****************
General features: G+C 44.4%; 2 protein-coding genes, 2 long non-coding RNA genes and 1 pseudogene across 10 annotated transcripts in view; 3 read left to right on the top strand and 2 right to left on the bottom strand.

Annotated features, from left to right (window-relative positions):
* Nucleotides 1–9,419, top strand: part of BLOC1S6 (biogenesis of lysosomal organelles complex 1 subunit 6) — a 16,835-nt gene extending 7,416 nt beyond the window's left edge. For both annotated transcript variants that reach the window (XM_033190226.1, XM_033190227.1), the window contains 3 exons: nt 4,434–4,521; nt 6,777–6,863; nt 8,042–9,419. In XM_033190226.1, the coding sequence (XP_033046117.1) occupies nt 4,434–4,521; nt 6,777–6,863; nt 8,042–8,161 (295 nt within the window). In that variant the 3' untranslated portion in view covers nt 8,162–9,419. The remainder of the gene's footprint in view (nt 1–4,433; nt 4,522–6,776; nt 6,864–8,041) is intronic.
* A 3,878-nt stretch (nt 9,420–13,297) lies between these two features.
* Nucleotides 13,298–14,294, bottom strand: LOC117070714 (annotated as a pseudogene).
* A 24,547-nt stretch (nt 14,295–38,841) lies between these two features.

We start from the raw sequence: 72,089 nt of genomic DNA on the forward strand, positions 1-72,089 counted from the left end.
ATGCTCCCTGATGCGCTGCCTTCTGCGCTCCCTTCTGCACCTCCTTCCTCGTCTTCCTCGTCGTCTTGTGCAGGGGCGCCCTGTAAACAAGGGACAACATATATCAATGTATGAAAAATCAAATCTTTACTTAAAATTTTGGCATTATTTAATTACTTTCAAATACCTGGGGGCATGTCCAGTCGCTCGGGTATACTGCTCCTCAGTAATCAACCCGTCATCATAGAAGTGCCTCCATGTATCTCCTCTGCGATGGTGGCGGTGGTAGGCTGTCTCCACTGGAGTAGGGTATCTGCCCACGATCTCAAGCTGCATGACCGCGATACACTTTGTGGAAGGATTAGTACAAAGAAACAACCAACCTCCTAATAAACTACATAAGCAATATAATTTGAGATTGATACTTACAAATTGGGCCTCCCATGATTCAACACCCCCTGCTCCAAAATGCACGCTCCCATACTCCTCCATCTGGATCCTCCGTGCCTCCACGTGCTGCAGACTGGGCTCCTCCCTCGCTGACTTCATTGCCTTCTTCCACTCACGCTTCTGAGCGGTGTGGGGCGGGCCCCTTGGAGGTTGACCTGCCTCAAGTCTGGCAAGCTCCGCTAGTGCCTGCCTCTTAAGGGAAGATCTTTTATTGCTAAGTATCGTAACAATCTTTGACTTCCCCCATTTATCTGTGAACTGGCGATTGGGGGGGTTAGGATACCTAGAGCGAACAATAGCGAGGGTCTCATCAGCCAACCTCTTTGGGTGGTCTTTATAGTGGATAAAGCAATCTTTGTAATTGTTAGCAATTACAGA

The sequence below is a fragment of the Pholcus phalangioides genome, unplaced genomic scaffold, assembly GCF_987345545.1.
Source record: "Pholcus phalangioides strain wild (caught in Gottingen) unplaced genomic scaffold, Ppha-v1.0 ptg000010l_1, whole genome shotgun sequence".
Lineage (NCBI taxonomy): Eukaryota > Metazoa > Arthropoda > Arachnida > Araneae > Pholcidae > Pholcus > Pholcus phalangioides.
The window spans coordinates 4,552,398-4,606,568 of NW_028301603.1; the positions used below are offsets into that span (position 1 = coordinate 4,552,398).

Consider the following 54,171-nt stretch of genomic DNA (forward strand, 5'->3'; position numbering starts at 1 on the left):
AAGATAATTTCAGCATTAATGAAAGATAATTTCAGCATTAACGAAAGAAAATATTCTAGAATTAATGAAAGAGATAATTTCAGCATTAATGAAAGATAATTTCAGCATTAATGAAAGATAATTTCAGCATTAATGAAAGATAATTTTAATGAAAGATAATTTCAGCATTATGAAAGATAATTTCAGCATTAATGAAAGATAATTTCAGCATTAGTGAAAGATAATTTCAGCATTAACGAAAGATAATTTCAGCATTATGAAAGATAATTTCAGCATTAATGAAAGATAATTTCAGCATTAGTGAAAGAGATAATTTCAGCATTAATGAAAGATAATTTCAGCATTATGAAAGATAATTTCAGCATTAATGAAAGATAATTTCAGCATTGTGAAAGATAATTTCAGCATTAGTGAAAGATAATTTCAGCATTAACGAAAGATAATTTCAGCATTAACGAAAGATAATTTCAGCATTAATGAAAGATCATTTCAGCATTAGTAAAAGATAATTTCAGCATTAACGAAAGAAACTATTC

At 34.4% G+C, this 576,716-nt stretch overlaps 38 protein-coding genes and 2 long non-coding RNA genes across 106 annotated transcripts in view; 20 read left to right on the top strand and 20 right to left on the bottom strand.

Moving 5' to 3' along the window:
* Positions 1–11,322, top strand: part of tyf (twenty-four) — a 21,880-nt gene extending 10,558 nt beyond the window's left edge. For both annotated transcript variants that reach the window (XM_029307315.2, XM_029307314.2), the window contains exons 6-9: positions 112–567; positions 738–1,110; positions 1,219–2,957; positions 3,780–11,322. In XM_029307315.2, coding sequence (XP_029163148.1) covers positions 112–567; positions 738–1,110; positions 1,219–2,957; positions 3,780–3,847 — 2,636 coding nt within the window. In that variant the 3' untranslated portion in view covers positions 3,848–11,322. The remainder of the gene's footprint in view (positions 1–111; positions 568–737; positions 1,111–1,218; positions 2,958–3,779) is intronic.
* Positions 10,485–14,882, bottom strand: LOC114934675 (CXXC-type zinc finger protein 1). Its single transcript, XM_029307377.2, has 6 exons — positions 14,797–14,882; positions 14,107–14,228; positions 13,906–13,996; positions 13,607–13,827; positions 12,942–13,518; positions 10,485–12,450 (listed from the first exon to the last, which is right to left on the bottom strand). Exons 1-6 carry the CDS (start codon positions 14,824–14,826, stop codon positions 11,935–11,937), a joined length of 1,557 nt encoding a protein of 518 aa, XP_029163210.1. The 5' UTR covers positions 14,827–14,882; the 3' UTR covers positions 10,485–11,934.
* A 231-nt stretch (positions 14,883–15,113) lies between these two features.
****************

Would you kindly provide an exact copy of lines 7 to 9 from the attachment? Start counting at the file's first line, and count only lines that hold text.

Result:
We start from the raw sequence: 72,089 nt of genomic DNA on the forward strand, positions 1-72,089 counted from the left end.
ATGCTCCCTGATGCGCTGCCTTCTGCGCTCCCTTCTGCACCTCCTTCCTCGTCTTCCTCGTCGTCTTGTGCAGGGGCGCCCTGTAAACAAGGGACAACATATATCAATGTATGAAAAATCAAATCTTTACTTAAAATTTTGGCATTATTTAATTACTTTCAAATACCTGGGGGCATGTCCAGTCGCTCGGGTATACTGCTCCTCAGTAATCAACCCGTCATCATAGAAGTGCCTCCATGTATCTCCTCTGCGATGGTGGCGGTGGTAGGCTGTCTCCACTGGAGTAGGGTATCTGCCCACGATCTCAAGCTGCATGACCGCGATACACTTTGTGGAAGGATTAGTACAAAGAAACAACCAACCTCCTAATAAACTACATAAGCAATATAATTTGAGATTGATACTTACAAATTGGGCCTCCCATGATTCAACACCCCCTGCTCCAAAATGCACGCTCCCATACTCCTCCATCTGGATCCTCCGTGCCTCCACGTGCTGCAGACTGGGCTCCTCCCTCGCTGACTTCATTGCCTTCTTCCACTCACGCTTCTGAGCGGTGTGGGGCGGGCCCCTTGGAGGTTGACCTGCCTCAAGTCTGGCAAGCTCCGCTAGTGCCTGCCTCTTAAGGGAAGATCTTTTATTGCTAAGTATCGTAACAATCTTTGACTTCCCCCATTTATCTGTGAACTGGCGATTGGGGGGGTTAGGATACCTAGAGCGAACAATAGCGAGGGTCTCATCAGCCAACCTCTTTGGGTGGTCTTTATAGTGGATAAAGCAATCTTTGTAATTGTTAGCAATTACAGA

The sequence below is a fragment of the Pholcus phalangioides genome, unplaced genomic scaffold, assembly GCF_987345545.1.